Soho Rep’s An Octoroon
written by Branden Jacobs-Jenkins, directed by Sarah Benson
Theatre for a New Audience, Brooklyn, New York City
running till Sunday, March 29
The fact that the Oxford English Dictionary‘s first citation for “mashup” is from Dion Boucicault’s play The Octoroon (1859) is highly significant in the context of Branden Jacobs-Jenkins‘ Obie Award-winning remix An Octoroon. There’s hip-hop, mixed media, a jarring blend of idioms, even a mischievous Br’er Rabbit figure wandering about in scene changes. Now enjoying its final week at Theatre for a New Audience in Brooklyn, An Octoroon is an assault on polite taste, a thrillingly audacious work of theater, and a very funny, postmodern take on a text that in any case cannot be played straight in the twenty-first century. Boucicault’s play, as reimagined by Jacobs-Jenkins, is a total mashup. It’s also an eloquent dissertation on the difficulties of talking meaningfully about race in the United States.
A man enters at the start of the play dressed only in white underwear. “Hi everyone,” he says, “I’m a black playwright.” What follows explodes this apparently simple statement. This is BJJ (Austin Smith), a sort of avatar for the playwright, standing in relation to the real Jacobs-Jenkins like Woody Allen’s characters do to Woody. “I can’t even wipe my ass,” he complains, “without being accused of trying to deconstruct the race issue in this country.” His calm but clueless therapist is in laughably reductive counterpoint: “Do you think that maybe you’re angry at white people?” The audience scoffs. Not that there’s not much to be angry about — An Octoroon concerns slavery. But BJJ’s anger is directed much more forcefully at contemporary discourse surrounding race.
Boucicault also shows up in the prologue. He and BJJ brawl and yell “Fuck you! Fuck you!” at each other. This scene stages both the past’s affront to the present — in the existence of The Octoroon — and the present’s rejection of it — in the sly, irreverent style of Jacobs-Jenkins’s writing. The slip in articles in the plays’ titles is a gentle reminder that when we see a “black character”, that character should not bear the burden of representing “black people.” Jacobs-Jenkins achieves this elsehow in his insistence that Smith also play the white plantation owner George and villainous M’Closky; that Haynes Thigpen (Boucicault) double as the American-Indian Wahnotee; and that Ian Lassiter essay “Nigger Pete” in blackface. The melodramatic style of Boucicault’s play allows in this context for all kinds of obscene acting out that’s somehow legitimized by its own outrageousness. At the very least, it’s omni-slanderous.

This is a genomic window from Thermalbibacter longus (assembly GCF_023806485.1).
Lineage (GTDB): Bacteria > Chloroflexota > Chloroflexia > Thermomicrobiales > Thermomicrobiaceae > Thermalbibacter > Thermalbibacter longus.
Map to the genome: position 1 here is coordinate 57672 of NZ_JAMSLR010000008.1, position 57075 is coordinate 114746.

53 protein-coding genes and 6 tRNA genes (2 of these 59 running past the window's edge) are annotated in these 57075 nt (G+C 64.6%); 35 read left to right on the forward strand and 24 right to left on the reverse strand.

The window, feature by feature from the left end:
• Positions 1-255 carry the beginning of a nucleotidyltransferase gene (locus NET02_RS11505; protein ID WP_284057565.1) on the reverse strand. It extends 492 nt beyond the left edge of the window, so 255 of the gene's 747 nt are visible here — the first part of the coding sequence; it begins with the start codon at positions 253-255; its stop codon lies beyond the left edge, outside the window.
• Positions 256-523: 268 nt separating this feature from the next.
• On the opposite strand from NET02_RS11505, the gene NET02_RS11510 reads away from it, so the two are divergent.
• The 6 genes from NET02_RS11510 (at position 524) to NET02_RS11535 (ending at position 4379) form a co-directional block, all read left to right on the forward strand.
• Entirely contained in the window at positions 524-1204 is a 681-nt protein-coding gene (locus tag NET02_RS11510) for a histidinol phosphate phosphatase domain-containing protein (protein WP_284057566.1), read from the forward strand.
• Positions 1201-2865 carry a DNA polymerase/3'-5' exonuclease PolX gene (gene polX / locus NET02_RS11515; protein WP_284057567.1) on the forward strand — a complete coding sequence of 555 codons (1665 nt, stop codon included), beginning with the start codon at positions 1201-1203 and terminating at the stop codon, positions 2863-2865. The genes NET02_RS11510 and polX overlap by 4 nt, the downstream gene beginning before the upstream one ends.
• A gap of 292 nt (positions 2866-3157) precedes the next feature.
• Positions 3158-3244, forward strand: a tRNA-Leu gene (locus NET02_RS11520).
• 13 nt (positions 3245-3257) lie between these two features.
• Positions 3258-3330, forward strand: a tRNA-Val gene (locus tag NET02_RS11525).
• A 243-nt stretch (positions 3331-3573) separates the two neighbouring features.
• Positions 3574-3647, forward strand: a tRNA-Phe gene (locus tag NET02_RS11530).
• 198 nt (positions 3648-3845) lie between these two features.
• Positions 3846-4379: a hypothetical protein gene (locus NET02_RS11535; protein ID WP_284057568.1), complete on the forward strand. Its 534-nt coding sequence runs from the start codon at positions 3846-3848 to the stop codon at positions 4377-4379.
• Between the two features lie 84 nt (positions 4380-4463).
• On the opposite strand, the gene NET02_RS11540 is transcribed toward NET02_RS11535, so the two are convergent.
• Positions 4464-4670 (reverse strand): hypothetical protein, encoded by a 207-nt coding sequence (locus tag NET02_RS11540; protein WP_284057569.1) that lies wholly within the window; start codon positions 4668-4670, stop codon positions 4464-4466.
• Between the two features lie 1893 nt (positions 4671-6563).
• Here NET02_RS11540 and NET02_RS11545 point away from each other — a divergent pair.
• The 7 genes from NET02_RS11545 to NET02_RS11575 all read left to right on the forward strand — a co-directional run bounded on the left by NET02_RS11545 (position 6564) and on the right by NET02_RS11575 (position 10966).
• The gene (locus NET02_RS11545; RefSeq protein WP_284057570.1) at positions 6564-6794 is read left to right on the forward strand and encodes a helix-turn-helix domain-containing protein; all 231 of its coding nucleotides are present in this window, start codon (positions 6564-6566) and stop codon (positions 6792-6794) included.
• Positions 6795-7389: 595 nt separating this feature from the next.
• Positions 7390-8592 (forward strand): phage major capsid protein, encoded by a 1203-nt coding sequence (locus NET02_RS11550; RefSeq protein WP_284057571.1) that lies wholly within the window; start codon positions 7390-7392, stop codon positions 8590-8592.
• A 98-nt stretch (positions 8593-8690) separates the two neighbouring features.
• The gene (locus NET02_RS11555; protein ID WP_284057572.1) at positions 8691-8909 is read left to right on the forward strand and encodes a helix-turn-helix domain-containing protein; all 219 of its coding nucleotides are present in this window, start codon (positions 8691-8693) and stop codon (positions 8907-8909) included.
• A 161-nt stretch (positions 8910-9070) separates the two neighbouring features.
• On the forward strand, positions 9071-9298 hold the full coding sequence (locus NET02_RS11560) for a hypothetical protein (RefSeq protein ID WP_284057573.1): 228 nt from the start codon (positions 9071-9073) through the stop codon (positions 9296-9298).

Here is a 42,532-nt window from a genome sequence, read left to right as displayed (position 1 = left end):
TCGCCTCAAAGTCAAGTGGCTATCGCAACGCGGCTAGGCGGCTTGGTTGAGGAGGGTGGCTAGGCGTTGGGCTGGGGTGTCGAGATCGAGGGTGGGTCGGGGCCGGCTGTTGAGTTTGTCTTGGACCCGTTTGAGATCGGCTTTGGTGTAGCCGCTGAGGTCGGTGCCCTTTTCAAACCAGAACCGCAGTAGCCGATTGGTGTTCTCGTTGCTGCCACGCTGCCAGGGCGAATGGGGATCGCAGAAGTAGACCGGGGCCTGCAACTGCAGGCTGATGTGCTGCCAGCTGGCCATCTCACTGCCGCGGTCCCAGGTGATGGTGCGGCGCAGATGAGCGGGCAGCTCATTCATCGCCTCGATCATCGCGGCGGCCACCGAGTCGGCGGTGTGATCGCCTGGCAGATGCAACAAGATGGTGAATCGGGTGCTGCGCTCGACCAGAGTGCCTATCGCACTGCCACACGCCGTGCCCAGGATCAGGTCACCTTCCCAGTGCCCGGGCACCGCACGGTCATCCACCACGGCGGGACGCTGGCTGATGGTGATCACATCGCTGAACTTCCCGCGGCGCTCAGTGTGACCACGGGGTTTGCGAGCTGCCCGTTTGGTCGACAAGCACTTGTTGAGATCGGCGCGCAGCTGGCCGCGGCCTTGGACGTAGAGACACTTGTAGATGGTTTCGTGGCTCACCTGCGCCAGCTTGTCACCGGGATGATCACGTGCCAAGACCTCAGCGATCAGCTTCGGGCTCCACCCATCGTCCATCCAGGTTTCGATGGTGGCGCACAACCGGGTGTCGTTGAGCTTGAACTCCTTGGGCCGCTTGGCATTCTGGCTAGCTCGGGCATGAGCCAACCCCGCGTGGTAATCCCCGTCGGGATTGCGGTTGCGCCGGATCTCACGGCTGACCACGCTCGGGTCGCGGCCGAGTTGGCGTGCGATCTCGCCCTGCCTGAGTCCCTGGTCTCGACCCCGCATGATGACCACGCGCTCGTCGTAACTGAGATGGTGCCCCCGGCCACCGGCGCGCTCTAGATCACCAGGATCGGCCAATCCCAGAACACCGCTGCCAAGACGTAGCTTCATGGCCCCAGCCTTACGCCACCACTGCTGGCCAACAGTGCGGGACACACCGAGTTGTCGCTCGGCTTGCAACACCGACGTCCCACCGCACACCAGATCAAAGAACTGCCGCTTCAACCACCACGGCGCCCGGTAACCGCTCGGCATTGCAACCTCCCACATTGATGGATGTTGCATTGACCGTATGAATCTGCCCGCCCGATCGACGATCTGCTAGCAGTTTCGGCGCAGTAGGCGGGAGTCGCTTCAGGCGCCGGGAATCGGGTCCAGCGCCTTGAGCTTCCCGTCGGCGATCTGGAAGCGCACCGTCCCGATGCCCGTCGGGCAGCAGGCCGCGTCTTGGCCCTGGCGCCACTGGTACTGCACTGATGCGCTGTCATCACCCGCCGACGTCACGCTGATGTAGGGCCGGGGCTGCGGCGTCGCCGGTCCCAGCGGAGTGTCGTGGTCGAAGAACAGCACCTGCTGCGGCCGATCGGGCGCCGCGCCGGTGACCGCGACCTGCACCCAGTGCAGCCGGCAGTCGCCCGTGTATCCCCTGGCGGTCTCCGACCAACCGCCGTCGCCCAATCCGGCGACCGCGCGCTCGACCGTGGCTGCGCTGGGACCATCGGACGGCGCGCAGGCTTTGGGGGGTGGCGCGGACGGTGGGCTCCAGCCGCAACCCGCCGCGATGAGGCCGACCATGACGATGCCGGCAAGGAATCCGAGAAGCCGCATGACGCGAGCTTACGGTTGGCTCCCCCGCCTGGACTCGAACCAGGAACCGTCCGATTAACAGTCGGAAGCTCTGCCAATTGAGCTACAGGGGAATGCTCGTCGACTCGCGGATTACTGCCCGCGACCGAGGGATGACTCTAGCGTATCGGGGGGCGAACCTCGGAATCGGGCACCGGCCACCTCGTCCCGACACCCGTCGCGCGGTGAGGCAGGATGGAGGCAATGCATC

Black actors also play black characters. The writing is at its warmest in the company of Minnie (Maechi Aharanwa) and Dido (Pascale Armand), “house slaves” who bicker and gossip in a twenty-first-century vernacular. How they talk — about meeting a hot guy at “a slave mixer over by the river” or the possibility of escape (“What’m I gonna look like, running through this hotass swamp?”) — brings the audience in close. It’s laughter in the dark, sure, but laughter with purpose. Their totally circumscribed aspirations, rewritten in contemporary idiom, are a comment on how we live now. When one of their number is accused of behaving too “ghetto”, she responds, “Bitch, I show you ghetto!” It’s slavery restaged as Jerry Springer.